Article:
But in the last three decades the percentage of jobs requiring at least some college has doubled, which means that employers are going along with the college racket. A resume without a college degree is never going to get past the computer programs that screen applications. Why? Certainly it's not because most corporate employers possess a deep affinity for the life of the mind. In fact in his book Executive Blues G. J. Meyers warned of the "academic stench" that can sink a career: That master's degree in English? Better not mention it.
My theory is that employers prefer college grads because they see a college degree chiefly as mark of one's ability to obey and conform. Whatever else you learn in college, you learn to sit still for long periods while appearing to be awake. And whatever else you do in a white collar job, most of the time you'll be sitting and feigning attention. Sitting still for hours on end -- whether in library carrels or office cubicles -- does not come naturally to humans. It must be learned -- although no college has yet been honest enough to offer a degree in seat-warming.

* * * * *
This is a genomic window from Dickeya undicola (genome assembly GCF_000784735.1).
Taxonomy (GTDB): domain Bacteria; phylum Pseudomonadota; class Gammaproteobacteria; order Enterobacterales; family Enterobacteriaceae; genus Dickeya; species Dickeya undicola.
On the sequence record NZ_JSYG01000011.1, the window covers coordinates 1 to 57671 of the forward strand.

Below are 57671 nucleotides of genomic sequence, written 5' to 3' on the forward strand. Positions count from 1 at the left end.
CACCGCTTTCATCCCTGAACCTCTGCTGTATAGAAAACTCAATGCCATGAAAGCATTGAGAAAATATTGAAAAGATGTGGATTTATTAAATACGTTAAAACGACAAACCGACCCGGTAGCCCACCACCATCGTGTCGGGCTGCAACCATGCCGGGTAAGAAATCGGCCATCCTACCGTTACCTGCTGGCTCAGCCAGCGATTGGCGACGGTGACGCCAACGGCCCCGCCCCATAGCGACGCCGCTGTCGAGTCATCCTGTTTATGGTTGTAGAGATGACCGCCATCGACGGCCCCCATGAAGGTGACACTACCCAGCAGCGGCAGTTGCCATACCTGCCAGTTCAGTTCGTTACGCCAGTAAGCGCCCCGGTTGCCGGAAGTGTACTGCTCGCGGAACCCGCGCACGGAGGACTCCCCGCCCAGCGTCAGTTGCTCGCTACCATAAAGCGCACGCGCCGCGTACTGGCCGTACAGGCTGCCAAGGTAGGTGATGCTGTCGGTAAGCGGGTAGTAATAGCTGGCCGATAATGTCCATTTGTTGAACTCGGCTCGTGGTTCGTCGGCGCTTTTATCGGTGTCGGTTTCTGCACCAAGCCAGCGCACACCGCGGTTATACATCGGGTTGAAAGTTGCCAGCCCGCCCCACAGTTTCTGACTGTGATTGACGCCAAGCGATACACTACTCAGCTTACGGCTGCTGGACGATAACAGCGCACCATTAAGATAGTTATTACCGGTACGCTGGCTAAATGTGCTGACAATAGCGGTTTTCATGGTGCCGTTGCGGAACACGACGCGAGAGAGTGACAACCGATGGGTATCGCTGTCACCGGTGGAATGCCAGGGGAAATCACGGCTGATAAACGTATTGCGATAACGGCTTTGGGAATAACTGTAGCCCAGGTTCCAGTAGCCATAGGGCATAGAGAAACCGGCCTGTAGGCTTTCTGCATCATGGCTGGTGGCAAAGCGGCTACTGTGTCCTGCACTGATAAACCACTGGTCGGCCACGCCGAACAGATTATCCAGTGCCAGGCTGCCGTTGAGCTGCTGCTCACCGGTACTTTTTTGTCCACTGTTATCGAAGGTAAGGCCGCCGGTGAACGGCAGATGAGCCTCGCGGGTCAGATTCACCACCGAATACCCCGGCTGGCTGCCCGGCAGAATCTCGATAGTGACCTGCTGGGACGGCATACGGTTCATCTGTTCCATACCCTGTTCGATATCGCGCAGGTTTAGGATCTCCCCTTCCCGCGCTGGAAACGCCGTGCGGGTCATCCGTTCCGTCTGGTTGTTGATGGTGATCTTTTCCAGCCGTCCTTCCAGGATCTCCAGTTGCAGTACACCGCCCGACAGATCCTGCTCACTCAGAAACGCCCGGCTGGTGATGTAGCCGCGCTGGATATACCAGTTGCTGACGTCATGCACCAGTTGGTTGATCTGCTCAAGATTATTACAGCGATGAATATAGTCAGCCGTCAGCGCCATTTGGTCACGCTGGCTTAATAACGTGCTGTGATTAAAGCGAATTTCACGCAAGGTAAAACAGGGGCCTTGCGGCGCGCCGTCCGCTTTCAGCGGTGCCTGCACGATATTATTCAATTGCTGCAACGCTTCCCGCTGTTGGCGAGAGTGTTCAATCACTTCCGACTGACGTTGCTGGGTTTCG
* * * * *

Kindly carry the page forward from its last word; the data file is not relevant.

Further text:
Or maybe what attracts employers to college grads is the scent of desperation. Unless your parents are rich and doting, you will walk away from commencement with a debt averaging $20,000 and no health insurance. Employers can safely bet that you will not be a trouble-maker, a whistle-blower or any other form of non-"team-player." You will do anything. You will grovel.
I don't think much of her proposal in the final paragraph:
"[W]e need a distinguished blue ribbon commission to investigate its role as a toll booth on the road to employment...."